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Guns and the Gospel

HONG KONG (SE): A newly released book by Hong Kong-based Father Ambrose Mong op, Guns and the Gospel: Imperialism and Evangelisation in China, explores the moral dilemma of accepting the protection of foreign guns or packing up and getting out faced by missionaries in China in the mid- to late 19th century.

The dilemmas arising from Christian theories of the relationship between Christianity and commerce were greatly magnified, especially when, slaves, arms, gin or opium were the products on the market table.

Father Mong says that this issue forced missionaries to choose between challenge, connivance or silence.

In his forward to the book, Father Mark De Stephano sj describes it as the fascinating journey that is the history of modern Christianity in China as seen through the prism of western missionary activity.

Father De Stephano says that the analysis made in the book of the Protestant enterprise is considered in the light of the early Jesuits of the 17th century, whose demise is a strong reflection of what he calls the greatest weakness of the western missionary endeavour, the plague of cultural arrogance, as demonstrated in the rites controversy.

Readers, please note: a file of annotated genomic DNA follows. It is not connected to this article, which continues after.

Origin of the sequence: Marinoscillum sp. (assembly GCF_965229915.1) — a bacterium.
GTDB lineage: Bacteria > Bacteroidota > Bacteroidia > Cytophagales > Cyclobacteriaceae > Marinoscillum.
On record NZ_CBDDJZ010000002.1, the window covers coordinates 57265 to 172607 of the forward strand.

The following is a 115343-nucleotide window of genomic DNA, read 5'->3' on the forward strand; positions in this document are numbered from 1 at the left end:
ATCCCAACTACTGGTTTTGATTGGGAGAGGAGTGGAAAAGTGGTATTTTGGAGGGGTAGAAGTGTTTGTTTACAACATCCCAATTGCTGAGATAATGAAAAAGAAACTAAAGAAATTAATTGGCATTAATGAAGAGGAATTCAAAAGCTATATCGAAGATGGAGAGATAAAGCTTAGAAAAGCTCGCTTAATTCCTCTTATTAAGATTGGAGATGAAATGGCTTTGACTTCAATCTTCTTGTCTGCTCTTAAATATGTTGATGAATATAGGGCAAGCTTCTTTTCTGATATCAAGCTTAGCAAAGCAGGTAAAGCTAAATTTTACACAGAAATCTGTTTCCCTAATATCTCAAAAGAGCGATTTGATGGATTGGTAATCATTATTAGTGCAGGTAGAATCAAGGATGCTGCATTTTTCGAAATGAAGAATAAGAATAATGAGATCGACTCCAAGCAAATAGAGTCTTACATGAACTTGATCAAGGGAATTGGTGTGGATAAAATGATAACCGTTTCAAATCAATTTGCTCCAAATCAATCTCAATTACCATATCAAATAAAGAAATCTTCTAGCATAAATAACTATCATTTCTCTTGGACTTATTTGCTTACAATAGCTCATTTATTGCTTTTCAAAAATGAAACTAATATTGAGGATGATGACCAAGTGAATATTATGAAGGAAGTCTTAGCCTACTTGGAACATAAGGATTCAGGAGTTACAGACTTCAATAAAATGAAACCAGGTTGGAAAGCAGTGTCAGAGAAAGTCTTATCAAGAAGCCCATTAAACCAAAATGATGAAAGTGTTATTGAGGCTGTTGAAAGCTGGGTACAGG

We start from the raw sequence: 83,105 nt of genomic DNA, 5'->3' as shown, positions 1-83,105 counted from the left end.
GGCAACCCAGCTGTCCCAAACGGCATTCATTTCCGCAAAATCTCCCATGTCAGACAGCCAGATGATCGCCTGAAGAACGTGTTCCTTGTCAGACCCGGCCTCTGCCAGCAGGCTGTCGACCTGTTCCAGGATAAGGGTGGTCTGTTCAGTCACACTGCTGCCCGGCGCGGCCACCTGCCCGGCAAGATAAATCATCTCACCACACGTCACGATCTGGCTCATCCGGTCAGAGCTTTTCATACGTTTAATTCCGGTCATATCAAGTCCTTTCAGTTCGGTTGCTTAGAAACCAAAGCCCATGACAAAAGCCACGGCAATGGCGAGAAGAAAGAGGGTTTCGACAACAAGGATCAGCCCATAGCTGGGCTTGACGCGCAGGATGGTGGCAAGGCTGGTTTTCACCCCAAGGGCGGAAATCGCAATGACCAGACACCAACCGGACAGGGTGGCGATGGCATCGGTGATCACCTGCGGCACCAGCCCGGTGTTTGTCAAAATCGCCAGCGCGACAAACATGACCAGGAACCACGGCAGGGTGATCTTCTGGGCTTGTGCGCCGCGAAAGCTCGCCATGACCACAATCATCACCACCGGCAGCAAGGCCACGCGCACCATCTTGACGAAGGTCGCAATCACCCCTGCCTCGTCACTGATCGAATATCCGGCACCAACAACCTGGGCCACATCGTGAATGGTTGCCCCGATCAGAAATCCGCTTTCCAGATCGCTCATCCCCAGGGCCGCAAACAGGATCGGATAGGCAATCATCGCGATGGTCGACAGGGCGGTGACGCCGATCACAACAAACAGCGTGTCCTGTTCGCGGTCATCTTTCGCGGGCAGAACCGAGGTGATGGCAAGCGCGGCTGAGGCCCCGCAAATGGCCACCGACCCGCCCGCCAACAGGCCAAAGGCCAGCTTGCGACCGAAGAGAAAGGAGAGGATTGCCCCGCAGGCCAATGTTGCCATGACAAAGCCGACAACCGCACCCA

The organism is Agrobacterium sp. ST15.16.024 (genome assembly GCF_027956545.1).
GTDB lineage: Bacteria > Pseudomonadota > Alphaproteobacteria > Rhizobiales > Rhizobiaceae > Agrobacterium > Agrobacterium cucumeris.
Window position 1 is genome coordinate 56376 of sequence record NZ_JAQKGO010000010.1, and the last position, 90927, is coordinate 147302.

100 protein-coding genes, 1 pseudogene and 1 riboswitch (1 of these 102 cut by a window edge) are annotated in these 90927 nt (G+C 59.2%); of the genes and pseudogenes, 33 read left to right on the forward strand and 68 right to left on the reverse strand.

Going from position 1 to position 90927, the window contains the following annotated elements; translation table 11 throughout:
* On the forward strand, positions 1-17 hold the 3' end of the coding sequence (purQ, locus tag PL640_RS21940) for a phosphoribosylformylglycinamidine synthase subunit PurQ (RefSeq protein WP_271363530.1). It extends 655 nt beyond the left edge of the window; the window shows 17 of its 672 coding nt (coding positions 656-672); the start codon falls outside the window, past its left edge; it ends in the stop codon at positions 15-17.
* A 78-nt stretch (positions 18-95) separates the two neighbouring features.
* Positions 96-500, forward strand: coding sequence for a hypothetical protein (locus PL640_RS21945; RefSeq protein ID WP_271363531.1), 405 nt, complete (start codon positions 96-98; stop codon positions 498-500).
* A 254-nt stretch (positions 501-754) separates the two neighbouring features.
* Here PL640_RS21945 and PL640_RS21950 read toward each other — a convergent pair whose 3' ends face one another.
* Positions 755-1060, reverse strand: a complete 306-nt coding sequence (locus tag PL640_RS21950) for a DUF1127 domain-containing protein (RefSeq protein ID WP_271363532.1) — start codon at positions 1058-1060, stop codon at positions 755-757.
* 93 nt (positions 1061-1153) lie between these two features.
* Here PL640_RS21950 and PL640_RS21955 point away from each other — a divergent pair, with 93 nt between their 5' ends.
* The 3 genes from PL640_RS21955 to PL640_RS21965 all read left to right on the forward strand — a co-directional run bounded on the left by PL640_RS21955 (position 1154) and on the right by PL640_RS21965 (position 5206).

Father Mong maintains that this continues to be the supreme barrier to the effective preaching of the person of Jesus Christ in Asia to this very day.

Father De Stephano describes the book as “an interesting examination of the causes of the widespread rejection of Christian missionaries by the majority of the Chinese.”

He continues saying that Father Mong “skillfully presents the tensions, toils and tribulations of these evangelists, who sought to impart those western values they considered essential to a civilised way of life and which would lead to the acquisition of the material and spiritual benefits enjoyed by developed nations of the west.”

He said that all this added up to a western presence in China that managed to upset almost everyone from every class in society, as well as breed resentment against the Qing Dynasty which seemed to be powerless to halt the rampaging foreign aggression.

Guns and the Gospel gives an insightful account of the first attempts of the British to introduce their manufactured goods to the Chinese market and the trade imbalance that eventuated from their thirst for a good cup of tea at low cost, which lead to the Opium Wars and the Unequal Treaties.

But Father Mong has a sage word of advice for missionaries of today as well, arguing that dialogue and cooperation with the Communist regime are essential if Christianity is to continue to flourish in China.

In speaking of the author, Father De Stephano says, “His many books on interreligious dialogue, his propounding of the need to openness and his scholarly inquiries into the ways in which Christianity might be made more understandable and attractive to Asians of all stripes, make him one of the foremost intercultural theologians in China today.”

It is a worthwhile contribution to understanding a past that has many lessons for the present.Father Mong, who is based at St. Teresa’s parish in Kowloon, says that he can order copies of the book directly at a 35 per cent discount, which at between $252 and $388 a copy is a worthy saving for interested readers. 


ISBN : 9780227176252


Published by Luterworth Press